Chief Inspector Ian Wheeler
CX - Charing Cross Police Station
Chief Inspector Ian Wheeler:
Thank you for your letter dated October 30th and post marked October 31. I note my daughter Miss Maranda Cameron’s notification form was completed and hand delivered on October 18th, 2007 at the same time, on the same day, to Charing Cross Station, as myself and my friend, Carolyn Emmerson. I am informed that Carolyn received her letter of authorisation some time last week and I recieved mine in today’s post, dated October 24th, 2007 and post marked November 2nd, 2007.
I assume you or Detective Superintendent Peter Newman will also be writing a letter to my daughter, at either of your earliest convenience, as she is most excited to be receiving mail through the post and has been expecting a letter such as the one I received from yourself today. Her SOCPA experience will prove to be a most interesting lesson in civics and the role of an up-and-coming citizen of England, participating in a democracy, as she experiences it – from the perspective of an eight year old child.
Maranda has handed in a completed form as per the Serious Organised Crime and Police Act legislation states the required information to be given and the Metropolitan Police Force suggests; we are both waiting for an answer.
I understand from Metropolitan Police Form 3175A and SOCPA that the Commissioner may impose conditions on her rights to freedom of expression and freedom of assembly. As I have received this letter from yourself, I am compelled to issue a response on behalf of my daughter, as her mother and the person who truly has her best welfare at heart.
I understand the SOCPA legislation states that conditions may be imposed if the Commissioner perceives or believes or assumes that the following must be prevented:
a) Hindrance to any person wishing to enter or leave the Palace of Westminster. Sir, I can assure you as can the Head of the Metropolitan Parliamentary Police Force, that I have never, in the past two years of being watching from various angles, from various CCTV cameras and dealt with by numerous police officers, ever obstructed the Queen’s Highway nor moved with the public, out of the way of any incoming or outgoing vehicles of Parliament nor as a responsible parent would I place my daughter in such a ridiculous situation. It would be foolish to play hopscotch in the middle of any road or entranceway where one is expected to be moved on. I also have absolutely no desire to be mowed down by any manner of vehicle as I am a mother of three beautiful children and neither would I knowingly place my child in the way of an oncoming vehicle.
b) Hindrance to the proper operation of Parliament. I cannot see how children playing nicely could halt the proper operation of Parliament. Parliament could learn a thing or two from the children, I would dare to say.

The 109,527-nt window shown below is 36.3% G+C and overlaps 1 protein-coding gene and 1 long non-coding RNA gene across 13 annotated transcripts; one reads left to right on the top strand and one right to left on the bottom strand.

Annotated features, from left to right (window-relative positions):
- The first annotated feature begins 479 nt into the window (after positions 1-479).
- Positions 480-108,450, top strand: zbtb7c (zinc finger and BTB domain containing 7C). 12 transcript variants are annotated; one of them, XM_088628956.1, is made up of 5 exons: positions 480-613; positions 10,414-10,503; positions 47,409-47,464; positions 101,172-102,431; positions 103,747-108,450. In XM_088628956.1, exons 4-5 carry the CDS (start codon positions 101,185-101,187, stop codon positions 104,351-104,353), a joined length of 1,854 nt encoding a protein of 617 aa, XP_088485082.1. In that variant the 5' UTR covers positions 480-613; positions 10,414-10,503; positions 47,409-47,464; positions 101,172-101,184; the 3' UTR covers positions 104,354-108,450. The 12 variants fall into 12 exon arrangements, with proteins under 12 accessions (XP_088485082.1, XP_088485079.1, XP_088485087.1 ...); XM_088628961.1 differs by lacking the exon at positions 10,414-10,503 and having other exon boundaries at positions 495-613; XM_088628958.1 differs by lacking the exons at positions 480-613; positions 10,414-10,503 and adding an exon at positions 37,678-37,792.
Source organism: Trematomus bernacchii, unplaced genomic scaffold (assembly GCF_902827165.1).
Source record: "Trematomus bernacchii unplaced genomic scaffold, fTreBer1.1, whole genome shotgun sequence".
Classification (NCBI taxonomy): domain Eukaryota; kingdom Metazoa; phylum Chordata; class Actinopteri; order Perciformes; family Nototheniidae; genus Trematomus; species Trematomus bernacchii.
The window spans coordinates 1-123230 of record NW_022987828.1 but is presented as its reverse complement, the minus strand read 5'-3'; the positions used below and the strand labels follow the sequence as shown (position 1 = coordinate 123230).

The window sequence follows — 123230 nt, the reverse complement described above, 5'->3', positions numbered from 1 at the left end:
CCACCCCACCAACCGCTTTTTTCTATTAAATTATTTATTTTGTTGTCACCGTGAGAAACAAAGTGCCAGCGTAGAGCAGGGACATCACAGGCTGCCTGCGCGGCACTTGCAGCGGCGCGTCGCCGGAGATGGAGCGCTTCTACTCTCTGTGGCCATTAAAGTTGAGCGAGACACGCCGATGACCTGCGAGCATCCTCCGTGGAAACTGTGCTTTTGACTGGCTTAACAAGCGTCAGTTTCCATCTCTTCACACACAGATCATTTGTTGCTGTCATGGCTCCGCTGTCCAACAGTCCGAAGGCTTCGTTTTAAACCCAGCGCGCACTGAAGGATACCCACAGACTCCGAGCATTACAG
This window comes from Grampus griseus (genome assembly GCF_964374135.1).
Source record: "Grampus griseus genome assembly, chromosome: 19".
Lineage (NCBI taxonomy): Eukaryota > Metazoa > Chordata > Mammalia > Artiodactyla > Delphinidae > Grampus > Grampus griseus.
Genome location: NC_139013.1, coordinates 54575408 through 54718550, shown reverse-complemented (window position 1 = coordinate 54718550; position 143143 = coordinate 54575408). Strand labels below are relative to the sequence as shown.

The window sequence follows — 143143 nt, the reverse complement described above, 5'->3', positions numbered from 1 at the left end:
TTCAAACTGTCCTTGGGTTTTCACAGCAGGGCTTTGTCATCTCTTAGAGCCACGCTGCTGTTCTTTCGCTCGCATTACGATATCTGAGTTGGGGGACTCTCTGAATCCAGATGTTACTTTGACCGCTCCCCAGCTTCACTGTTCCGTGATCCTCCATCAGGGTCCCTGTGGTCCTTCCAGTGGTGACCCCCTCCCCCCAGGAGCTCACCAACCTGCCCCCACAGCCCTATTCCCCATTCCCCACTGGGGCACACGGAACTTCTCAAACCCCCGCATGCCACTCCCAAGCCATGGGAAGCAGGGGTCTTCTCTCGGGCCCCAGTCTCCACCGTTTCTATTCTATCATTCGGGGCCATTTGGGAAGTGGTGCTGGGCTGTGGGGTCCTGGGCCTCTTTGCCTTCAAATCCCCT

c) Serious Public Disorder. Are children playing nicely or learning creating serious public disorder?
d) Serious damage to property. I can assure you that children playing nicely will do nothing but inspire the smiles on the face of London and will cause no destruction of property.
e) Disruption to life on the community. I believe that art only adds to the life of the community which is why children are generally encouraged to play with each other nicely – a lesson Maranda believes the adults could do with learning.
f) A security risk in any part of the designated area. Are children ever a security risk in any shape or form? Is being a child now a potential crime?
g) Risk to safety to members of the public. Once again? Is it risky for the public to be exposed to children in the community, in public? Is it not pleasant to stroll through an area where children are busy painting, or drawing or skipping and playing?
I have read the Serious Organised Crime and Police Act and do not accept that the Act allows for ageism - discrimination based upon age.
My daughter’s form was filled out with the help of Mr. Chris Coverdale and she gave great thought to the answers she gave. Her questions were answered in the same fashion as myself and Carolyn Emmerson. I see no reason why myself and my child should have to attend a meeting so as she may be interrogated by yourself so as you may “ascertain your (and Maranda’s) intentions and understanding of this application”.
I kindly decline your offer of a meeting and would appreciate yourself or another officer from the ‘events’ division of Charing Cross Police Station to post a letter of authorisation to my daughter, at your earliest convenience, with or without conditions as the Commissioner may see fit to impose on a child and/or children.
I look forward to hearing your response at your earliest convenience.
Mrs. Charity Sweet